Roasted capsicum relish | Ajvar

I made this Ajvar recipe the other day and coming home from work on Friday night I just felt completely exhausted; from the work, the people, the general goings on. And hungry, I opened the fridge to find in the ceramic sauce dish (that I used for the photo above) I still had some Ajvar left. And all of a sudden I was so excited! (I know, it’s only Ajvar!) So I made two slices of toast and smothered them with this roast capsicum goodness and the smell and that first bite just made me feel better.

And that’s the thing with Ajvar – it’s comforting.

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Yes, the capsicums really need to be black and blistery

And it doesn’t matter geographically who invented it. My vote goes to the Macedonians but geez, it’s eaten so much around Eastern Europe (and in Croatia) that it’s a staple everywhere. You can’t really turn up to a Croatian house and stay the night without someone asking the next morning if you want Ajvar with your breakfast. Or if someone is making a sandwich. Or with a mezze plate (it is a taste sensation with cold meats). Or as the essential condiment with cevapi (skinless sausages). Ajvar goes with everything.

Of course you can also buy it in glass jars from any deli, no matter where you are in the world. But it’s not the same. I definitely find it too acidic and who wants extra preservatives? When you can make it yourself, to suit your own palate, it’s to your taste.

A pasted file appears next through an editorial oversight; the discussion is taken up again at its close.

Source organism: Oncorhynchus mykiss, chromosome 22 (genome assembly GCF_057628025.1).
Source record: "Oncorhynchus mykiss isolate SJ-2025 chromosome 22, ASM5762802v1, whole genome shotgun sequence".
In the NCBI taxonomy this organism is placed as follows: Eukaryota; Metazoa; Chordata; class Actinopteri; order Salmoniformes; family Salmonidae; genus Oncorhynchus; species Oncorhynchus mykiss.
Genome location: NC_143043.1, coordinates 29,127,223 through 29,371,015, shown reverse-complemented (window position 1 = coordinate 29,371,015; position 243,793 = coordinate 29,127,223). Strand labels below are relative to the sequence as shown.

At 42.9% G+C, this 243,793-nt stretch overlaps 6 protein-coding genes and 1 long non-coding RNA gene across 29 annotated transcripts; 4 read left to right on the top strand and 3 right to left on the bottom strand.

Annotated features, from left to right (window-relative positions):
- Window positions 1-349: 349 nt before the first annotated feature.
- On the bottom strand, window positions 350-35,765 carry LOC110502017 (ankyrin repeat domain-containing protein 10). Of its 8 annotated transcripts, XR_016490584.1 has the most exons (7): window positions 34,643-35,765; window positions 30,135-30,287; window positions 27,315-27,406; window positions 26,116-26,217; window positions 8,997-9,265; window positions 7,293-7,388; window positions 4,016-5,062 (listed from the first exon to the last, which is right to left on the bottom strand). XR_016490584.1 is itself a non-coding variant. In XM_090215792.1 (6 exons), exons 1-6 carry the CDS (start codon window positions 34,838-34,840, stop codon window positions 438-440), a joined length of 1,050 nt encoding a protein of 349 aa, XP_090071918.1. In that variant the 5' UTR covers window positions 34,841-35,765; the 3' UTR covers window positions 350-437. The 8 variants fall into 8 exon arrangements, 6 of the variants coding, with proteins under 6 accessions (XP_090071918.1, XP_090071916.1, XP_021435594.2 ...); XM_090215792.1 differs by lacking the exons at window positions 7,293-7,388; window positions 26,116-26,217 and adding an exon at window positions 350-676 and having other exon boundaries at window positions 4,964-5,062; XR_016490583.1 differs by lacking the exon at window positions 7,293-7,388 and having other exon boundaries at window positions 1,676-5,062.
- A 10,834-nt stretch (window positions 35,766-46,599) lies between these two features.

Traditionally Ajvar would be preserved in the summer for use over the colder months, you can do this as well, but you’ll need a good 20 kilos of capsicums and the space to make it all happen! Or just make it as you need it.

Anyway here is the recipe that I used and it worked a treat!

Ingredients:

  • Five (5) red horn capsicums (peppers)
  • One (1) large eggplant
  • Three (3) cloves of garlic
  • One (1) red chilli (or two-three or none depending on personal taste)
  • 1/3 cup good olive oil
  • One (1) tablespoon white vinegar

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Method:

  1. Turn the oven to 200 degrees Celsius. Wash the capsicums, eggplant, chilli. Place the capsicums in a large roasting dish with baking paper, so they aren’t touching each other and roast until they are black and blistery.
  2. Cut the eggplant into two halves. And again place these in a roasting tray (flesh side down) and roast until the skin splits and the chilli is black and blistery.
  3. Remove the capsicum skins, storks and seeds. Do the same for the eggplant and chilli. Note: This takes ages. It’s tempting to put everything under the tap to wash away the seeds, but you will also be washing away flavour, so don’t do this! Just take your time and remove as many seeds as possible.
  4. Take all the roasted ingredients, add the garlic, oil and vinegar and process in a food processor until smooth.
  5. Paths differ here! You can serve at this point. But traditionally you transfer everything to a saucepan and simmer for 20-30 minutes. That’s what I did and it tasted wonderful!
  6. Serve with your favourite dish, or on your charcuterie board, or mezze plate.

Let me know if you try this recipe and what you thought

Dobar Tek! Zivjeli! (Bon Appetit! Cheers and let’s live!)

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